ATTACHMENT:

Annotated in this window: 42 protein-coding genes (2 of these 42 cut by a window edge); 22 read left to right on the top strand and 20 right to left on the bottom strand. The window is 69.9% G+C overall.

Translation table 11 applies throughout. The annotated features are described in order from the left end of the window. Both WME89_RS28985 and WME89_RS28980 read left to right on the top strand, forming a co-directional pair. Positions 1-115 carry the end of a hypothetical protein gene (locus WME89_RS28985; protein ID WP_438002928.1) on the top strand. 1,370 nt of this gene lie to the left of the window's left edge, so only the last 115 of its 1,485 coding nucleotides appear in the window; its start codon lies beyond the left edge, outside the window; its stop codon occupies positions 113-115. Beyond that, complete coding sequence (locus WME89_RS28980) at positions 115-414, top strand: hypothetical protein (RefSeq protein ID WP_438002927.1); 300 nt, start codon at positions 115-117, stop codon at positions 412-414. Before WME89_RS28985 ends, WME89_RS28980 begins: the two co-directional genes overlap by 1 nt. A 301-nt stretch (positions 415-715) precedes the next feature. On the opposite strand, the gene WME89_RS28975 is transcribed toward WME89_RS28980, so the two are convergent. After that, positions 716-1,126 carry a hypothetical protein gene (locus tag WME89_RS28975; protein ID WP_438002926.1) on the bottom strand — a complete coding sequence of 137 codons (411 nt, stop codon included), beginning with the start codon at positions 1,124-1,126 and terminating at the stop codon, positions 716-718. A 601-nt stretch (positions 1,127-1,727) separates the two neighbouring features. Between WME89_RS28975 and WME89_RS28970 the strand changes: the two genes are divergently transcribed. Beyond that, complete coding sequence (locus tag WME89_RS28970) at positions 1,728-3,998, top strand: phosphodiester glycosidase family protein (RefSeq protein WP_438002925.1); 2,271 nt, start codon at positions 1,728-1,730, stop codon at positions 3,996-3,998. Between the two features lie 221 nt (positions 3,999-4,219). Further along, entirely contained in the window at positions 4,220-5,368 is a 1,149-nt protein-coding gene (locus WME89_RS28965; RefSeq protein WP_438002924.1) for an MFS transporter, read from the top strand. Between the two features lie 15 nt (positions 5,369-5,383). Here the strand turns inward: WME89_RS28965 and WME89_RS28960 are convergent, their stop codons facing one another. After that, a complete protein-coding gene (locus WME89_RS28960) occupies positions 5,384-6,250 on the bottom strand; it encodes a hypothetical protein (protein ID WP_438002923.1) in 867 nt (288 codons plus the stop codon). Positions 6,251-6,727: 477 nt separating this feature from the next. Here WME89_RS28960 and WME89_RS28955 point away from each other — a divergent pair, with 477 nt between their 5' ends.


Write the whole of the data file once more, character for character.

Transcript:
Annotated in this window: 42 protein-coding genes (2 of these 42 cut by a window edge); 22 read left to right on the top strand and 20 right to left on the bottom strand. The window is 69.9% G+C overall.

Translation table 11 applies throughout. The annotated features are described in order from the left end of the window. Both WME89_RS28985 and WME89_RS28980 read left to right on the top strand, forming a co-directional pair. Positions 1-115 carry the end of a hypothetical protein gene (locus WME89_RS28985; protein ID WP_438002928.1) on the top strand. 1,370 nt of this gene lie to the left of the window's left edge, so only the last 115 of its 1,485 coding nucleotides appear in the window; its start codon lies beyond the left edge, outside the window; its stop codon occupies positions 113-115. Beyond that, complete coding sequence (locus WME89_RS28980) at positions 115-414, top strand: hypothetical protein (RefSeq protein ID WP_438002927.1); 300 nt, start codon at positions 115-117, stop codon at positions 412-414. Before WME89_RS28985 ends, WME89_RS28980 begins: the two co-directional genes overlap by 1 nt. A 301-nt stretch (positions 415-715) precedes the next feature. On the opposite strand, the gene WME89_RS28975 is transcribed toward WME89_RS28980, so the two are convergent. After that, positions 716-1,126 carry a hypothetical protein gene (locus tag WME89_RS28975; protein ID WP_438002926.1) on the bottom strand — a complete coding sequence of 137 codons (411 nt, stop codon included), beginning with the start codon at positions 1,124-1,126 and terminating at the stop codon, positions 716-718. A 601-nt stretch (positions 1,127-1,727) separates the two neighbouring features. Between WME89_RS28975 and WME89_RS28970 the strand changes: the two genes are divergently transcribed. Beyond that, complete coding sequence (locus tag WME89_RS28970) at positions 1,728-3,998, top strand: phosphodiester glycosidase family protein (RefSeq protein WP_438002925.1); 2,271 nt, start codon at positions 1,728-1,730, stop codon at positions 3,996-3,998. Between the two features lie 221 nt (positions 3,999-4,219). Further along, entirely contained in the window at positions 4,220-5,368 is a 1,149-nt protein-coding gene (locus WME89_RS28965; RefSeq protein WP_438002924.1) for an MFS transporter, read from the top strand. Between the two features lie 15 nt (positions 5,369-5,383). Here the strand turns inward: WME89_RS28965 and WME89_RS28960 are convergent, their stop codons facing one another. After that, a complete protein-coding gene (locus WME89_RS28960) occupies positions 5,384-6,250 on the bottom strand; it encodes a hypothetical protein (protein ID WP_438002923.1) in 867 nt (288 codons plus the stop codon). Positions 6,251-6,727: 477 nt separating this feature from the next. Here WME89_RS28960 and WME89_RS28955 point away from each other — a divergent pair, with 477 nt between their 5' ends.